Each of these units has an in-combat ability, an out-of-combat ability, and a Battle Cry ability. The first two are self-explanatory; for instance, Protectors are good at distracting enemies and blocking their attacks in-combat, but are also strong enough to push certain blocks around in the environment during exploration segments. However, Battle Cry is an ability of Otto’s, with which he consumes an orb of Anima to rally nearby troops and empower them with a special ability for a brief time. Protectors get to shield bash an enemy, which can stun them if your timing is good. Keepers toss some health orbs to Otto in addition to Anima. Of course, the trade-off here is that the same Anima orb that was consumed for the Battle Cry could have been used to summon another collection of Guardians. Not only that, but Guardians drop a small amount of Anima when they die; Battle Cry doesn’t give any sort of refund. It ends up turning each fight into a constant risk-reward tug-of-war, with Anima management becoming just as vital as effective troop control as the game progresses.
One of my biggest concerns when going into Masters of Anima was that doing all this troop management with a controller would be a nightmare. In addition to controlling Otto, there are five different guardian types you can summon, each of which has their own purpose and place on the battlefield. Throw in fights that sometimes feature several enemies at once, and any issues could rapidly become intolerable. Thankfully, the only real complaint I have is that there doesn’t seem to be lock-on switching; whenever you lock onto an enemy, it’ll simply be the one closest to you. Everything else – while admittedly taking some getting used-to – worked surprisingly well, despite the game’s frequent reliance on multi-button combos (e.g. R2 + X to summon a new group of Guardians).
Lastly, Masters of Anima does a fantastic job of staying varied and interesting. New Guardians and enemies are doled out a pace that allows you to get well-acquainted with each, then move on to the next before things get stale. Levels toss in different mechanics and goals, such as one which sees you swapping between Otto and a forest spirit, the latter of whom can manipulate the environment to give the former safe passage through otherwise impassable areas.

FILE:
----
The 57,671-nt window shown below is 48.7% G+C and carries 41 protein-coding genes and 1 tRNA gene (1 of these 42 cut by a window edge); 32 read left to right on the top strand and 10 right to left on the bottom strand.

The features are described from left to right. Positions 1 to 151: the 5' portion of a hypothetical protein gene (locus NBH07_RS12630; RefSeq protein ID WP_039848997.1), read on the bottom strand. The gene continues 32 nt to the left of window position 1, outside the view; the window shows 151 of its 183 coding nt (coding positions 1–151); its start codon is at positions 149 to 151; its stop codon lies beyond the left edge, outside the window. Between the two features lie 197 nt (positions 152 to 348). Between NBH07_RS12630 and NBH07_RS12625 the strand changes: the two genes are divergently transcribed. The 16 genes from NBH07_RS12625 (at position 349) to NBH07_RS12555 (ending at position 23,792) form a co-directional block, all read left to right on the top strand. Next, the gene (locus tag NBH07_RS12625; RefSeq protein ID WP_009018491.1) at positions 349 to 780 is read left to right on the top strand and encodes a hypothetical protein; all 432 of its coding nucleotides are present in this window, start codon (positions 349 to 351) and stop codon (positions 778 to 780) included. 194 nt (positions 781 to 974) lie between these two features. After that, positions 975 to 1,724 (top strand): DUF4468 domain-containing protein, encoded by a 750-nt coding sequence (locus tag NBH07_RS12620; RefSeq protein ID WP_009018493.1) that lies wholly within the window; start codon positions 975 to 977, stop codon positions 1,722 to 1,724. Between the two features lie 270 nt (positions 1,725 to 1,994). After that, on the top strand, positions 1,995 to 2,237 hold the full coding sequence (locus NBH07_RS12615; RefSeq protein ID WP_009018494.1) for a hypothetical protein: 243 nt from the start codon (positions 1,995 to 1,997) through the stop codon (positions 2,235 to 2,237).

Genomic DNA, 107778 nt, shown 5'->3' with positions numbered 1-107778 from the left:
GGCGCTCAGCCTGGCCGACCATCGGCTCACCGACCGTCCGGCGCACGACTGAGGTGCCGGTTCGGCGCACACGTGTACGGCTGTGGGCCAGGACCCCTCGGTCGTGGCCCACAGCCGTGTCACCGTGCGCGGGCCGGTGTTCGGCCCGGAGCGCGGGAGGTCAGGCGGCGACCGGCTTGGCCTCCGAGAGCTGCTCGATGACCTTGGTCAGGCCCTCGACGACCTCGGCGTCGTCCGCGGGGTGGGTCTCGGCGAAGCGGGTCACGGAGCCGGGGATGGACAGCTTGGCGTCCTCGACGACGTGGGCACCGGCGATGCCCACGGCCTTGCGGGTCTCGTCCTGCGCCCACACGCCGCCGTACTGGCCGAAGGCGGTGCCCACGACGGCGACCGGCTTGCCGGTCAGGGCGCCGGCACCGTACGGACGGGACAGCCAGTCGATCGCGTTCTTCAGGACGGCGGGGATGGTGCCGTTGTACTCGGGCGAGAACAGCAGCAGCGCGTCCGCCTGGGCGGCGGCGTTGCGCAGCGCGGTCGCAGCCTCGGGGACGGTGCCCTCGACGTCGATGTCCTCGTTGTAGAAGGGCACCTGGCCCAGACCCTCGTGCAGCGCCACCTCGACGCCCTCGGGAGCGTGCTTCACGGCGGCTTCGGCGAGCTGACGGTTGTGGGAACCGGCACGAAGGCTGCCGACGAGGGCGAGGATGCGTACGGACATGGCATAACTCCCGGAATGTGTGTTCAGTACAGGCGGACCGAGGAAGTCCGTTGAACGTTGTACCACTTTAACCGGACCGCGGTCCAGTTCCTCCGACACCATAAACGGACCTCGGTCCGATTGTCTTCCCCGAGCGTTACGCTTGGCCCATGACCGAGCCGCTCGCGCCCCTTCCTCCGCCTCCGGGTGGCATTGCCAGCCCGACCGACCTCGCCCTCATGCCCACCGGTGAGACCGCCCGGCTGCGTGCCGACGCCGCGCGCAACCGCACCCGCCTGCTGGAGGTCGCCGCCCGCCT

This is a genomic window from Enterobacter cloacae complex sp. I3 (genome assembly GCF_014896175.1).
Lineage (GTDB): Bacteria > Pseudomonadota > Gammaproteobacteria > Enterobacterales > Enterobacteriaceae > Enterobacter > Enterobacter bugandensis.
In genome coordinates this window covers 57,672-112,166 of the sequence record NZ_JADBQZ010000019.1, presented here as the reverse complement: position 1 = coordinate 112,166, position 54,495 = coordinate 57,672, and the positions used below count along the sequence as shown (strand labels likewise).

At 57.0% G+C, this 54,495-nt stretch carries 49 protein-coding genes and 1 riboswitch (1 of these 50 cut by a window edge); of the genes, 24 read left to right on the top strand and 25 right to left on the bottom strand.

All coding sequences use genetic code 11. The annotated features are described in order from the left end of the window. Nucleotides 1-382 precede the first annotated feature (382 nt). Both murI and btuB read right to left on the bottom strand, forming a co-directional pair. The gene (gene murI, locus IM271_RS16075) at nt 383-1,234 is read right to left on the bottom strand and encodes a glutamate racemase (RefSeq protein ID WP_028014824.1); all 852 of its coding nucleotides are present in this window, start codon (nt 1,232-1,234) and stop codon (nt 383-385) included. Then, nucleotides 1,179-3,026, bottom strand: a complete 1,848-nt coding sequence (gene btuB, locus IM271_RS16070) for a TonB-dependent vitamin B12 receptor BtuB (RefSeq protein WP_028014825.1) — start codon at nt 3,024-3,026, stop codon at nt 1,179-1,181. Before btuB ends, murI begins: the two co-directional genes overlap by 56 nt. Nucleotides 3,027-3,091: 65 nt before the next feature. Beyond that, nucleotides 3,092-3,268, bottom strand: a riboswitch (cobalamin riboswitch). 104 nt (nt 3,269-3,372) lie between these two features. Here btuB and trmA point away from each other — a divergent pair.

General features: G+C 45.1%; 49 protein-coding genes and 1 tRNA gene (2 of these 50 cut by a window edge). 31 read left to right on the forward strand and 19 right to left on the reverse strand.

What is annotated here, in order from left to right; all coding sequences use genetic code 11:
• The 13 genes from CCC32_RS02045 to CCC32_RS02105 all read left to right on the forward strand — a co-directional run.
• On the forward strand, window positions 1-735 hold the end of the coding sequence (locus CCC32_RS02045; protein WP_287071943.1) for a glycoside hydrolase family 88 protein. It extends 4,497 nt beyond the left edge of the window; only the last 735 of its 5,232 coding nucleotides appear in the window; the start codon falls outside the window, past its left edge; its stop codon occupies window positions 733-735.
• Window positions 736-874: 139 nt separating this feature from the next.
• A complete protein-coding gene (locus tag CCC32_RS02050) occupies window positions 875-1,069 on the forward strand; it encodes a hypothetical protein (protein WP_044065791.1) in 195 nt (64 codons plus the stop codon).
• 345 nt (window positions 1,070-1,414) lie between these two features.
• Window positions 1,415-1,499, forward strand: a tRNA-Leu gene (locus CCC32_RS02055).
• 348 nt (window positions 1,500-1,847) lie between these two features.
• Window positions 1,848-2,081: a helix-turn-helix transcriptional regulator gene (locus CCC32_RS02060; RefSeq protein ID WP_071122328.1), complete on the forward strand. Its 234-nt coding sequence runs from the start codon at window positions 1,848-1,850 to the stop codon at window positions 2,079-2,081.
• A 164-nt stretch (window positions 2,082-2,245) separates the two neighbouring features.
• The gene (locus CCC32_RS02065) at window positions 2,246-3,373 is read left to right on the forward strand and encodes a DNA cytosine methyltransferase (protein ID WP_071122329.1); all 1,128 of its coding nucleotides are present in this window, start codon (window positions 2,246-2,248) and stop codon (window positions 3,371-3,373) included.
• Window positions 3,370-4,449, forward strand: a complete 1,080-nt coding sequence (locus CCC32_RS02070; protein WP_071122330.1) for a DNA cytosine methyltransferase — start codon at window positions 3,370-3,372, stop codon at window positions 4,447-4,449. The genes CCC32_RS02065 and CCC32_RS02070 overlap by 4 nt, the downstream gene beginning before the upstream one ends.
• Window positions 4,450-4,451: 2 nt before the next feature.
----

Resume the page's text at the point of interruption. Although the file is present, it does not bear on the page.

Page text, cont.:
Even the fights, as alluded to earlier, are more than just, “Hit the thing until either they’re dead, or you’re dead.” Every golem has a rage meter that ticks down as the battle progresses. If it hits zero, they begin to become progressively more enraged, changing up their attack patterns, raining hellfire from the sky, and gradually charring the battlefield until Otto meets the same fate. This encourages players to take risks and dive head-first into every fight, as while early enemies simply get a bit tougher as the battle rages on, later ones get borderline impossible.
To supplement this, letter grades are assigned at the end of each fight, based on how long it went, how much damage Otto took, and how many Guardians were lost. In the early missions, I was getting As, and even Ss. By the end, I was closer to the D range. However, it once again encourages you to learn the combat system and optimize your strategy, particularly since higher letter grades earn Otto more XP, which in turn provides more skill points for unlocking new abilities for him and his Guardians. Plus, these battle ratings are aggregated with some other metrics into an overall rating for each level, encouraging you to return and perfect your technique.
Masters of Anima is a highly polished, thoroughly enjoyable experience. While the story can feel terribly cliché, exploration can be time-consuming due to the lack of a map, and there are a couple of odd design decisions (why can’t you take your upgrades from later levels into earlier ones when replaying them?), there’s just so much to love about the rest of the experience. I think it speaks volumes that, despite regularly feeling like I was playing extremely poorly, I was still having a great time. Plus, with a fairly lengthy campaign (at least ten levels, each of which took anywhere between 20 and 90 minutes), as well as side objectives for each mission, there’s a lot to keep players engaged for hours. I’ve never commanded Pikmin, and I’ve never been an Overlord, but I’m loving the chance to be a Master of Anima.